But you might spot a couple of obvious flaws in this rendezvous mechanism. First, if Conficker is calling up domain names, can't anyone—especially other bad guys—monitor which sites it's connecting to and then upload their own software for Conficker's infected machines to run? Conficker's authors worried about that, too, and cooked up a brilliant counter-mechanism. The worm uses one of the world's most advanced cryptographic algorithms to check all files it downloads from one of those domains; if it doesn't find a digital fingerprint from its authors, Conficker won't run the program.
The second flaw: Can't the Internet's authorities just make sure that no one registers the domain names that Conficker is checking, thereby preventing anyone from sending the worm its marching orders? Indeed, they can. In February, the worldwide team of computer security groups who've been fighting Conficker—the self-dubbed Conficker Cabal—announced that they'd worked out a way to determine the pre-generated list of domains that Conficker would connect to. Eventually the cabal got registrars around the world to prevent people from registering those sites.
But that's when researchers spotted the newest Conficker variant, which includes a much-improved updating plan. Instead of generating a list of hundreds of domains, Conficker C creates a new list of 50,000 Web sites to contact every day. Although the Conficker Cabal is trying to prevent registrations on all these domains, registrars around the world will have a much more difficult time monitoring this huge, shifting number of sites. But that's not all: The latest version of Conficker has a completely new way to coordinate the botnet's operations. Rather than contacting domain names, infected machines can band together in a massive peer-to-peer network. This way, each machine can efficiently pass files to its peers in something like the way your high-school orchestra used a phone tree to pass along next week's rehearsal change (or, to get more technical, in the same way people trade movies online via BitTorrent). We've seen peer-to-peer botnets before; in 2007, one of them, the Storm Worm, brought down several anti-spam Web sites. A peer-to-peer-enabled botnet as sophisticated as Conficker would be very difficult to thwart; if it worked well enough, it could well be impossible to shut down.
Who created Conficker? Like much else about the worm, it's completely unknown. Initial speculation settled on Eastern Europeans. The first version of Conficker included code designed to keep Ukraine free of the worm. (If it detected a Ukrainian keyboard, it shut down.) But successive versions have been free of that code. On Sunday, BKIS, a Vietnamese computer security firm, announced that it had found clues in the worm suggesting it was created in China. In February, Microsoft put up a $250,000 reward for any information leading to the arrest and conviction of people responsible for creating Conficker.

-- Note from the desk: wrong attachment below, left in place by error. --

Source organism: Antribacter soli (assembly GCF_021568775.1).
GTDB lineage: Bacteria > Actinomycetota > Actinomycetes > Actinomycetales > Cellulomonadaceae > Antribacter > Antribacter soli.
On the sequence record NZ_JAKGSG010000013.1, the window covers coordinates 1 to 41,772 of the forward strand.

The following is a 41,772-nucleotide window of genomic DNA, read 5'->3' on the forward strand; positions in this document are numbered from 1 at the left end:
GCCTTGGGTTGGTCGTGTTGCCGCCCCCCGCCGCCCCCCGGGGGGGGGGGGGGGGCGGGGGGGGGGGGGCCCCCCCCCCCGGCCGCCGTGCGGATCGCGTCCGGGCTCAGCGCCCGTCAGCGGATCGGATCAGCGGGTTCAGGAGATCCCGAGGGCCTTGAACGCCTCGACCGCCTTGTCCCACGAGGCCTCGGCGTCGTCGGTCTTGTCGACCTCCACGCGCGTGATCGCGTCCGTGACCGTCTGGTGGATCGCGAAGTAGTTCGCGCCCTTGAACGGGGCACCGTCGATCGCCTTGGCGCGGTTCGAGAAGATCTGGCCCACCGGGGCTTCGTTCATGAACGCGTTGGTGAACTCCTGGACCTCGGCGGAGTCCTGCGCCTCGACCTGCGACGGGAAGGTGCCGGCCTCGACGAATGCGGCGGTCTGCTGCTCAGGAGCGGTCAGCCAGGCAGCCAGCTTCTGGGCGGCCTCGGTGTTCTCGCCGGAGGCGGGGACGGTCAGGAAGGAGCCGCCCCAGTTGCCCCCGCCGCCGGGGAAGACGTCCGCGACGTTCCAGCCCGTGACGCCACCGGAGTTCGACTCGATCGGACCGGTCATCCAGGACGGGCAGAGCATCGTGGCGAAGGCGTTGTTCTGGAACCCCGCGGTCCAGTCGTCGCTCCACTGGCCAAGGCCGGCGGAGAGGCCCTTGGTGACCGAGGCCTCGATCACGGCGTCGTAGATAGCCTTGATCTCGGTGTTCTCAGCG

But whoever they are, they sure are dangerous. "We must also acknowledge the multiple skill sets that are revealed within the evolving design and implementation of Conficker," wrote security experts at the research group SRI International in a report last week. The researchers added: "Perhaps an even greater threat than what they have done so far, is what they have learned and what they will build next."
But Conficker is also important for what it portends about the inherent difficulties of living in a networked age. Worms feed on bugs—holes in the ever-more-complex operating systems and Web browsers where we live most of our online lives. And because we're never going to get rid of these bugs, bad guys will always be able to find a way in. It's just that now, with the entire Internet as their playground—and with the power to harness all their infected machines into a thinking network—they can cause tremendous harm. Conficker could fizzle. But you can bet that someday, something very much like it will cause a lot of pain.
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